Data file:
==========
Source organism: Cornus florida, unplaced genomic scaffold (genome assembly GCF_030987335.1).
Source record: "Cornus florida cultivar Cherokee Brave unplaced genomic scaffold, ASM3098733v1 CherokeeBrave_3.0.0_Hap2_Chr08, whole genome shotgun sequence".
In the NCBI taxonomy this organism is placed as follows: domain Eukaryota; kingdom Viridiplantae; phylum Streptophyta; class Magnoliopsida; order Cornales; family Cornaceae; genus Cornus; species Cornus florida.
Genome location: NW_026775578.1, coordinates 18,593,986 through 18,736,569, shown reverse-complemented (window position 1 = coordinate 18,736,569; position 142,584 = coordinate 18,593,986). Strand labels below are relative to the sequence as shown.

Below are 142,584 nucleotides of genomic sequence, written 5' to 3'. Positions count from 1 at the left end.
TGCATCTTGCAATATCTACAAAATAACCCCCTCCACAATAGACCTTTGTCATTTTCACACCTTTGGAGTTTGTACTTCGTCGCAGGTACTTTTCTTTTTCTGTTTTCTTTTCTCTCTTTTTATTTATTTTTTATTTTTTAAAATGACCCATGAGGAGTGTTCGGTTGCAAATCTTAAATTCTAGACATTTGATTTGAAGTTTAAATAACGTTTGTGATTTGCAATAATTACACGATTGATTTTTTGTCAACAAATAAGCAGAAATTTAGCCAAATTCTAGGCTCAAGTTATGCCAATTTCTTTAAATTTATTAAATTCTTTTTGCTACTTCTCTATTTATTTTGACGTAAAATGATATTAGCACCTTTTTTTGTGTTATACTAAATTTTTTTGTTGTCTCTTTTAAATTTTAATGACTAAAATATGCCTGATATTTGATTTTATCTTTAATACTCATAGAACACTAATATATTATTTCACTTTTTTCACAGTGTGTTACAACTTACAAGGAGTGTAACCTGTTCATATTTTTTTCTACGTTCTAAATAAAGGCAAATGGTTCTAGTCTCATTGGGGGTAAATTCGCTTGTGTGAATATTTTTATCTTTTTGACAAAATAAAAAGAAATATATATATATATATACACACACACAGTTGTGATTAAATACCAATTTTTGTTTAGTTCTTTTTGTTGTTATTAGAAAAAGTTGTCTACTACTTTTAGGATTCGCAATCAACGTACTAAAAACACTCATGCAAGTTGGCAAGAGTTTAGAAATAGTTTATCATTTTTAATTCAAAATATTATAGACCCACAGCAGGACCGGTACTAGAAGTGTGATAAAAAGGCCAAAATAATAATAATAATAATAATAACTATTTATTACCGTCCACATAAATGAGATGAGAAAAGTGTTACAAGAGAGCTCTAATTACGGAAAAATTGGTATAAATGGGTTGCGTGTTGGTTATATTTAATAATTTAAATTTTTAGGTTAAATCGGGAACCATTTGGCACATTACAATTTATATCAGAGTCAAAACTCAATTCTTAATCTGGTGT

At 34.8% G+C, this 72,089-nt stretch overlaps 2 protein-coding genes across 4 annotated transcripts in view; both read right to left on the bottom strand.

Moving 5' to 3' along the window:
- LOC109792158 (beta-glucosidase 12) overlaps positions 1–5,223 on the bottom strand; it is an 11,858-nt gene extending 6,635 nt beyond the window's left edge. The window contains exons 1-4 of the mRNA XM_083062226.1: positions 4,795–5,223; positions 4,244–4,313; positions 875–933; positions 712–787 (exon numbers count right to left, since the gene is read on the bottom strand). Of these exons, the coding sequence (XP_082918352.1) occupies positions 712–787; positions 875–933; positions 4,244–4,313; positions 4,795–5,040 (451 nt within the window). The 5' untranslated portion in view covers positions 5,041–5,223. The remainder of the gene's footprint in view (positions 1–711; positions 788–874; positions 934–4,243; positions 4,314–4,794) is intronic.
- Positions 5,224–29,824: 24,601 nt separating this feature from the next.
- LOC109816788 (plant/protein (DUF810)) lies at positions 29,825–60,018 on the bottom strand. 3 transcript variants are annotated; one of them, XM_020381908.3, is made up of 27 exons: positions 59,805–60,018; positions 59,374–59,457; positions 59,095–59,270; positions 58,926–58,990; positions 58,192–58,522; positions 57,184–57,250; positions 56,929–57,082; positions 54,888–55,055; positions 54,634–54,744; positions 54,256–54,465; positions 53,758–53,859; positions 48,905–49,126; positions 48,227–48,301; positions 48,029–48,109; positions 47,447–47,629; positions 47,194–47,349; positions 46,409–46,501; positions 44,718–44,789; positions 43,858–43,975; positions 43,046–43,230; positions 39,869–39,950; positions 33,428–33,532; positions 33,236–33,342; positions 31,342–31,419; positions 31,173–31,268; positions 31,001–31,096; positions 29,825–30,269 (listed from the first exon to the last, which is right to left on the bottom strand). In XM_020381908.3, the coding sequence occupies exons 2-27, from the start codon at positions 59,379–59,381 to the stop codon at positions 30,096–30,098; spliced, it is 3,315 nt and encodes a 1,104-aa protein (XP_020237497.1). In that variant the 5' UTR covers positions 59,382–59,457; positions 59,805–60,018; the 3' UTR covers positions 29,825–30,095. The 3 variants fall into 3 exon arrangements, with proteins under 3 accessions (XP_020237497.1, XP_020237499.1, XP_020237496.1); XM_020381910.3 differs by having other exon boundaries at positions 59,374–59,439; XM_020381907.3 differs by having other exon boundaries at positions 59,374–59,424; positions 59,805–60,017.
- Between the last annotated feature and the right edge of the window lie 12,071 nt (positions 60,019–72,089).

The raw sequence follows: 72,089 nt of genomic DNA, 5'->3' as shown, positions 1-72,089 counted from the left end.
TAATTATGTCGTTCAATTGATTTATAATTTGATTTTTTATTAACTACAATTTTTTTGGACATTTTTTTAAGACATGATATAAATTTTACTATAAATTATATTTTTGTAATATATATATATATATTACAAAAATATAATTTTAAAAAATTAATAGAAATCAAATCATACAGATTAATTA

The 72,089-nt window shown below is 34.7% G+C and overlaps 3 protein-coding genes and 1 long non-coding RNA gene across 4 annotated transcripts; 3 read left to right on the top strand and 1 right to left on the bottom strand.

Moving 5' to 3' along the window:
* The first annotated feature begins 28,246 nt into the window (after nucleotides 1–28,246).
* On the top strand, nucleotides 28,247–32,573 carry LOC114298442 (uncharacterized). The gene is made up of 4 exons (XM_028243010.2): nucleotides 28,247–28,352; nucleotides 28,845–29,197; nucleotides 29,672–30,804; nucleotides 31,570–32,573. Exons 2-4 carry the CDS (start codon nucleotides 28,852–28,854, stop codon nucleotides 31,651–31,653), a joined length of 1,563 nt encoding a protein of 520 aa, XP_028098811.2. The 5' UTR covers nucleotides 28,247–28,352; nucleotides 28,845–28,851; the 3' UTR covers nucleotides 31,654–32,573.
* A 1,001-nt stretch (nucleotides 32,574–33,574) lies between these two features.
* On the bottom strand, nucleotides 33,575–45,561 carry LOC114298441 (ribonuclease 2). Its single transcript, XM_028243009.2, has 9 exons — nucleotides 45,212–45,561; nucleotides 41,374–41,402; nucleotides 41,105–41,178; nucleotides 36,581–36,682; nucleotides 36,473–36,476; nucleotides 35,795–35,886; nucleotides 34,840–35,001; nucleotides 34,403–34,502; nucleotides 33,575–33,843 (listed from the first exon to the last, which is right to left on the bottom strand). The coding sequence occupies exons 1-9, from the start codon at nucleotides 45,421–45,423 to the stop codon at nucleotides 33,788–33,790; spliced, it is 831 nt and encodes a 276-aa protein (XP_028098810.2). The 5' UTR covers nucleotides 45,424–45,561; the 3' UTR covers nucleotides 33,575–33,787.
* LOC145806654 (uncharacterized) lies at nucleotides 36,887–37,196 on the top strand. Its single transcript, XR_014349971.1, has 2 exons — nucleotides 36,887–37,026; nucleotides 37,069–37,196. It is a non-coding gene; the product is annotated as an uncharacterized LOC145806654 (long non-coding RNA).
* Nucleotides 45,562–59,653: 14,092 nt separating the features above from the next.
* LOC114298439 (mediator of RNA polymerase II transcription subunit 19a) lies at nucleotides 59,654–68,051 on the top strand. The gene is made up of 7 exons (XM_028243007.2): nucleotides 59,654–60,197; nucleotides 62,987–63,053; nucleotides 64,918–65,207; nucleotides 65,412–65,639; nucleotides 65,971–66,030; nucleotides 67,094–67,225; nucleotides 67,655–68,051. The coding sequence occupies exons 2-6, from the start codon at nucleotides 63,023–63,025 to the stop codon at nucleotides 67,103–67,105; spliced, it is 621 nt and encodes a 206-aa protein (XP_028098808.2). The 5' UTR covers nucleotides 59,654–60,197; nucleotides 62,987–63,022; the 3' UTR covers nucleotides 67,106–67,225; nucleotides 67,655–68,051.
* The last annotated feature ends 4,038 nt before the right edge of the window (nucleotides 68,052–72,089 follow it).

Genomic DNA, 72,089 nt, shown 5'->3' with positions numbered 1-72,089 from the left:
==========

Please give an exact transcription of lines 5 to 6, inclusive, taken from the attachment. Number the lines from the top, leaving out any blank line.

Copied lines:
Below are 142,584 nucleotides of genomic sequence, written 5' to 3'. Positions count from 1 at the left end.
TGCATCTTGCAATATCTACAAAATAACCCCCTCCACAATAGACCTTTGTCATTTTCACACCTTTGGAGTTTGTACTTCGTCGCAGGTACTTTTCTTTTTCTGTTTTCTTTTCTCTCTTTTTATTTATTTTTTATTTTTTAAAATGACCCATGAGGAGTGTTCGGTTGCAAATCTTAAATTCTAGACATTTGATTTGAAGTTTAAATAACGTTTGTGATTTGCAATAATTACACGATTGATTTTTTGTCAACAAATAAGCAGAAATTTAGCCAAATTCTAGGCTCAAGTTATGCCAATTTCTTTAAATTTATTAAATTCTTTTTGCTACTTCTCTATTTATTTTGACGTAAAATGATATTAGCACCTTTTTTTGTGTTATACTAAATTTTTTTGTTGTCTCTTTTAAATTTTAATGACTAAAATATGCCTGATATTTGATTTTATCTTTAATACTCATAGAACACTAATATATTATTTCACTTTTTTCACAGTGTGTTACAACTTACAAGGAGTGTAACCTGTTCATATTTTTTTCTACGTTCTAAATAAAGGCAAATGGTTCTAGTCTCATTGGGGGTAAATTCGCTTGTGTGAATATTTTTATCTTTTTGACAAAATAAAAAGAAATATATATATATATATACACACACACAGTTGTGATTAAATACCAATTTTTGTTTAGTTCTTTTTGTTGTTATTAGAAAAAGTTGTCTACTACTTTTAGGATTCGCAATCAACGTACTAAAAACACTCATGCAAGTTGGCAAGAGTTTAGAAATAGTTTATCATTTTTAATTCAAAATATTATAGACCCACAGCAGGACCGGTACTAGAAGTGTGATAAAAAGGCCAAAATAATAATAATAATAATAATAACTATTTATTACCGTCCACATAAATGAGATGAGAAAAGTGTTACAAGAGAGCTCTAATTACGGAAAAATTGGTATAAATGGGTTGCGTGTTGGTTATATTTAATAATTTAAATTTTTAGGTTAAATCGGGAACCATTTGGCACATTACAATTTATATCAGAGTCAAAACTCAATTCTTAATCTGGTGT